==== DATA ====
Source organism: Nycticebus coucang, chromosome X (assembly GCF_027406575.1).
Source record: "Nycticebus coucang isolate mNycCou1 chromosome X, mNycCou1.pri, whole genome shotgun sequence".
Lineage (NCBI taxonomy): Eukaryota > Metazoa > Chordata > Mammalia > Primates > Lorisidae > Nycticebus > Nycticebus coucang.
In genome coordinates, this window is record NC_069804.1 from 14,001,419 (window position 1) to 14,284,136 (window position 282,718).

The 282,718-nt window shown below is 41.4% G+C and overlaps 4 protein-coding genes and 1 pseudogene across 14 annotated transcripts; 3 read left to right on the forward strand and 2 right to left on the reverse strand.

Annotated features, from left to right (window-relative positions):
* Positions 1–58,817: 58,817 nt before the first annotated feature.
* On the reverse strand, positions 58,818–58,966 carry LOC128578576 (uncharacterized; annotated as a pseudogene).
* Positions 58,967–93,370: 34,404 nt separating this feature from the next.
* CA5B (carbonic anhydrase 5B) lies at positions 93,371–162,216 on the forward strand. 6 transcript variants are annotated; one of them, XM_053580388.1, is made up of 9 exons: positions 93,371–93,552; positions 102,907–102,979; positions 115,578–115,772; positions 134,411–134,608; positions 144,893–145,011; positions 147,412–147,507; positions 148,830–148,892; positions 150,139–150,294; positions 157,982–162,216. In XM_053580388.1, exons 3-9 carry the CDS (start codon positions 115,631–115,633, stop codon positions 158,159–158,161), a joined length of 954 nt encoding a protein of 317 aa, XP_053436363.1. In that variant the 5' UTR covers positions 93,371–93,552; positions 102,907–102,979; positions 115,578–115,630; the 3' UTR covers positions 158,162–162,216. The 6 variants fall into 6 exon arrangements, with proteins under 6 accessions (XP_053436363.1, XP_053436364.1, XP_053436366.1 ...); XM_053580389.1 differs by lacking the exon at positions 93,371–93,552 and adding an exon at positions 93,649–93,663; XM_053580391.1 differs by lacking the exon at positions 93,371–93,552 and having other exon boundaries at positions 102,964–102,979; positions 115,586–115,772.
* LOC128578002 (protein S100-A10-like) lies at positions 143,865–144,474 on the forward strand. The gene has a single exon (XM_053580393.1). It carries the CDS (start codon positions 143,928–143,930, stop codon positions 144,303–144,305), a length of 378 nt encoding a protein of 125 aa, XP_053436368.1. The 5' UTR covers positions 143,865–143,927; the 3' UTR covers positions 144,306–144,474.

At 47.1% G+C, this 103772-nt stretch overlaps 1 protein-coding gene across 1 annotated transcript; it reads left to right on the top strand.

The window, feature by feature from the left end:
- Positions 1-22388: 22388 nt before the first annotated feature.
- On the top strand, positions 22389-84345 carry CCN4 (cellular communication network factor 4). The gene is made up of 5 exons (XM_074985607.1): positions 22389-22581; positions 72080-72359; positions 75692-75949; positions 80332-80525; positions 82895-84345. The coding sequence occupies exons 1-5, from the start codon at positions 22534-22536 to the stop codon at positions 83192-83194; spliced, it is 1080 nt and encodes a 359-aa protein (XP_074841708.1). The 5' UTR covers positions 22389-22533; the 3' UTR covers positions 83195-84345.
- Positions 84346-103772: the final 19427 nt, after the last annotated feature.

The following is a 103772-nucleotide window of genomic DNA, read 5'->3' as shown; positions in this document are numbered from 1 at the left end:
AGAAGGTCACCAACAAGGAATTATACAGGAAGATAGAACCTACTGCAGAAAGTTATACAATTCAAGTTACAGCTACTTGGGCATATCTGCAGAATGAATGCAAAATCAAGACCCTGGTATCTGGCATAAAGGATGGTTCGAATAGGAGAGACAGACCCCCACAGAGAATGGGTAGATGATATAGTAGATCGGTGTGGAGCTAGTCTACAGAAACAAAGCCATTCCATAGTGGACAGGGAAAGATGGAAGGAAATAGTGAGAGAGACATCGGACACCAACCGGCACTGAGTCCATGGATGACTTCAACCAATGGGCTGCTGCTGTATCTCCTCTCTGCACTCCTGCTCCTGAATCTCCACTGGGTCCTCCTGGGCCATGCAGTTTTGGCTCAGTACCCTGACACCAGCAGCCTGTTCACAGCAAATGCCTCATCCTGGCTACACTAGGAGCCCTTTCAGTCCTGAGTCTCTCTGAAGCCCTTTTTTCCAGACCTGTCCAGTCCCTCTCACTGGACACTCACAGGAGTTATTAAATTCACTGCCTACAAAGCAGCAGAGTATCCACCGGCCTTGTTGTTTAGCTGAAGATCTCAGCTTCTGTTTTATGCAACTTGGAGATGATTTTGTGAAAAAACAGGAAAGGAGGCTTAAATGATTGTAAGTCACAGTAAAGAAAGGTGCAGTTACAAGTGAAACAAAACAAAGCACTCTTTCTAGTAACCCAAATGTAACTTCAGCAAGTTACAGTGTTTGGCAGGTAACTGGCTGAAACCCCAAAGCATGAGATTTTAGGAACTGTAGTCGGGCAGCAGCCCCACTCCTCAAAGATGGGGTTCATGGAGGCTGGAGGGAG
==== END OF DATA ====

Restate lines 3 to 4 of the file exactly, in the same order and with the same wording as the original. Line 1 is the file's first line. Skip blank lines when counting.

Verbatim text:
Lineage (NCBI taxonomy): Eukaryota > Metazoa > Chordata > Mammalia > Primates > Lorisidae > Nycticebus > Nycticebus coucang.
In genome coordinates, this window is record NC_069804.1 from 14,001,419 (window position 1) to 14,284,136 (window position 282,718).